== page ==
"One Cube" Three, yet one! - is a documentary film by Pramod Dev. Depicting three women who work in export-oriented sectors of India's economy, the film shows how the demands of trade impact upon the personal, familial, social, economic and cultural aspects of the lives of the protagonists.
These are three oral histories from a little –known transgender community in South India called the Jogappas. The multiple changes in the world around them have impacted the Jogappas in various ways. Each Jogappa provides her account of the unique experiences that have shaped their lives and identities.
Ranjana Kumari, Director of the Centre for Social Research in New Delhi, is a veteran Indian feminist who has been following the International Women’s Conferences since Nairobi in 1985. She just returned from the March 2015 meeting in New York. We talked with her about women’s rights and gender equity in India.
The Future We Want – the motto chosen by the UN in the run-up to the June 2012 United Nations Conference on Sustainable Development (Rio+20) – is certainly forward-looking. Rio+20 is supposed to define routes towards a safer, fairer, greener, and cleaner world. But the blueprints for a green economy are devoid of gender perspectives. Christa Wichterich’s essay takes a closer look on the relations between feminism and ecology.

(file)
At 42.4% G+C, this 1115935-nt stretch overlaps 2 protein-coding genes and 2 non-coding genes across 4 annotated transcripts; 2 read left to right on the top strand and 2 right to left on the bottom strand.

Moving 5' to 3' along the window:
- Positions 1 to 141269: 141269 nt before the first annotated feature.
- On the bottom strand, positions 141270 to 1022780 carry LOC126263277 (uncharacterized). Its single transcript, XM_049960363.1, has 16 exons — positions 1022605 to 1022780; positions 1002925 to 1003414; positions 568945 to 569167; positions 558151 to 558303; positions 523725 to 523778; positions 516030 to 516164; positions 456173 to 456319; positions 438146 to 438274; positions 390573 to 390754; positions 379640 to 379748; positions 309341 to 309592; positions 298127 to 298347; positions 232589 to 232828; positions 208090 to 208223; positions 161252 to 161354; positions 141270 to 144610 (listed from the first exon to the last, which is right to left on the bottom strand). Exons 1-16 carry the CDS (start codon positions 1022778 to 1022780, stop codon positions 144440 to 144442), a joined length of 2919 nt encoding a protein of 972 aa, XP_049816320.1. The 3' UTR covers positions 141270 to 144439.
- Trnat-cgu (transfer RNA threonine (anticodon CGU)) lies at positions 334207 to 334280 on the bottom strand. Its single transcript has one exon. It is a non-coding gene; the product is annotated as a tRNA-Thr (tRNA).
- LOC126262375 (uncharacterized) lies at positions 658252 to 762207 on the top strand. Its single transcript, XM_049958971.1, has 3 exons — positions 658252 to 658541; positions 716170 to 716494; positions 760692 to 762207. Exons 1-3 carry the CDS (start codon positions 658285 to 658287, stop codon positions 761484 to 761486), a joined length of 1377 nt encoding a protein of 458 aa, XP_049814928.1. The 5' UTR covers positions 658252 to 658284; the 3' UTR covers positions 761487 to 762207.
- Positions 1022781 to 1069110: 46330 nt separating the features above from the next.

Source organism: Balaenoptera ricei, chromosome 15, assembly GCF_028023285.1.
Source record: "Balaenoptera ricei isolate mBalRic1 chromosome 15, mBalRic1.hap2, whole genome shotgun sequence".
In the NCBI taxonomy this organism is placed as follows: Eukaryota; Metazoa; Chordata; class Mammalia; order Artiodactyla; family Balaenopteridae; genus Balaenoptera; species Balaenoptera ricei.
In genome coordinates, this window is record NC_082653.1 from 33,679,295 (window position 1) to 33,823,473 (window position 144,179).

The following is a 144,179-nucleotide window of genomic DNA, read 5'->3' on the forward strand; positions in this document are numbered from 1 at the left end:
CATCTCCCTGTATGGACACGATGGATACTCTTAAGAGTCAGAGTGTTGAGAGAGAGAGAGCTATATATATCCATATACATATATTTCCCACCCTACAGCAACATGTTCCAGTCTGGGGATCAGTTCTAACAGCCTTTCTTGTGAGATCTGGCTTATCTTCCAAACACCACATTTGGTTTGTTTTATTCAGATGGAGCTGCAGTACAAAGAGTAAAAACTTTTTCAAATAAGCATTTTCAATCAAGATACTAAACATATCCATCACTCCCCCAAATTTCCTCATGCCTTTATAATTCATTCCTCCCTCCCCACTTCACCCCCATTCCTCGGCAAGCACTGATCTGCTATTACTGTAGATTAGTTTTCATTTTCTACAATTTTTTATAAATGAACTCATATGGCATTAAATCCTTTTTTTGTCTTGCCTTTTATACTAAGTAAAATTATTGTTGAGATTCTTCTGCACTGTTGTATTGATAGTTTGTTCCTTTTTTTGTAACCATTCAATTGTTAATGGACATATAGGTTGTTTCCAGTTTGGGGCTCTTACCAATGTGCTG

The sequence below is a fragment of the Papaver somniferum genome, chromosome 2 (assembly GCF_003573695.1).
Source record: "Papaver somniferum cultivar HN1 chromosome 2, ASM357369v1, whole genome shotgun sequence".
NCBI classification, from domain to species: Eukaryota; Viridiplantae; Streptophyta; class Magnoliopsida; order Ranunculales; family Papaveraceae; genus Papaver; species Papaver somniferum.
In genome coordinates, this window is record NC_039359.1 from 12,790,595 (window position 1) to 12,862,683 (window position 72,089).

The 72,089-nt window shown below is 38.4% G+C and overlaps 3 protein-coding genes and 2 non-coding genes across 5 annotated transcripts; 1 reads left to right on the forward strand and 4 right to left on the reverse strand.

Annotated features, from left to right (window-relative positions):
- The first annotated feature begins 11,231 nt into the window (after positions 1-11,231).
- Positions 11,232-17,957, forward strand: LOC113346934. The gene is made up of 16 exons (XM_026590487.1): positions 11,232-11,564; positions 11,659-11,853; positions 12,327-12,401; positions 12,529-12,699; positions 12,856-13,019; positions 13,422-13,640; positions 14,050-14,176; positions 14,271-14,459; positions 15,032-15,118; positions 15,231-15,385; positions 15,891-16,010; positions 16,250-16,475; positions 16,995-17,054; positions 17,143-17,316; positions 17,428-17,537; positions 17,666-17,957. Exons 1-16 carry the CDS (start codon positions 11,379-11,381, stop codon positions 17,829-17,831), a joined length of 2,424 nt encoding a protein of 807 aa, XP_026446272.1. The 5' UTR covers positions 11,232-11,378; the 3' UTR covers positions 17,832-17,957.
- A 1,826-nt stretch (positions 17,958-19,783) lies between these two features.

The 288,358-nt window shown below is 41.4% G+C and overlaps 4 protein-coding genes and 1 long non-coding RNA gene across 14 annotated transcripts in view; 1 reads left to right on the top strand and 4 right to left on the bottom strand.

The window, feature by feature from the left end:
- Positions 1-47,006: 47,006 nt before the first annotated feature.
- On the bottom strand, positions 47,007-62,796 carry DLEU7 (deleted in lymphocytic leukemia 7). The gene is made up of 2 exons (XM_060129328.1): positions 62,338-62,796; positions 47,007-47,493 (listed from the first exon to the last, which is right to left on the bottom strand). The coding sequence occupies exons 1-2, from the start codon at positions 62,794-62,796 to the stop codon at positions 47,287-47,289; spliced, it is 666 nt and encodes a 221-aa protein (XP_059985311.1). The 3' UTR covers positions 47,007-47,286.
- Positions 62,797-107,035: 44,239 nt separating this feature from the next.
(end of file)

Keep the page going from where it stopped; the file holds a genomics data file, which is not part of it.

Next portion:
PWESCR in partnership with UNIFEM and Heinrich Böll Foundation has hosted a two day South Asian Regional Workshop. The workshop is intended to enable experts in developing policy and advocacy tools to address the negative impact of the financial and economic crisis from a gender and human rights perspective.
The problems faced by transgender persons in India receive little public attention. Aneka, based in Bangalore, works with Jogappas, a little-known South Indian transgender community, and has conducted a study in their lives and social conditions.
Do Indian women who control assets, especially land, have a greater control over their lives? Do they experience less gender-based violence? A new study, based on field data from rural areas in Karnataka, Telengana and Meghalaya that have diverse land-ownership systems, explores the connection.
Public policy, having a tremendous impact on everyday life, affects men and women differently; and yet gender remains the most unattended dimension of much public policy. Gender continues to be an underdeveloped area in research and, even more, in political practice. In India, there has been progress in gendering policy with gender budgeting and training/creating awareness on gender issues, as well as (limited) gender audits at the institutional level. Still, there is far to go, as gender has not become central to policy and little inclusion has been done from the point of its ‘lived effects’.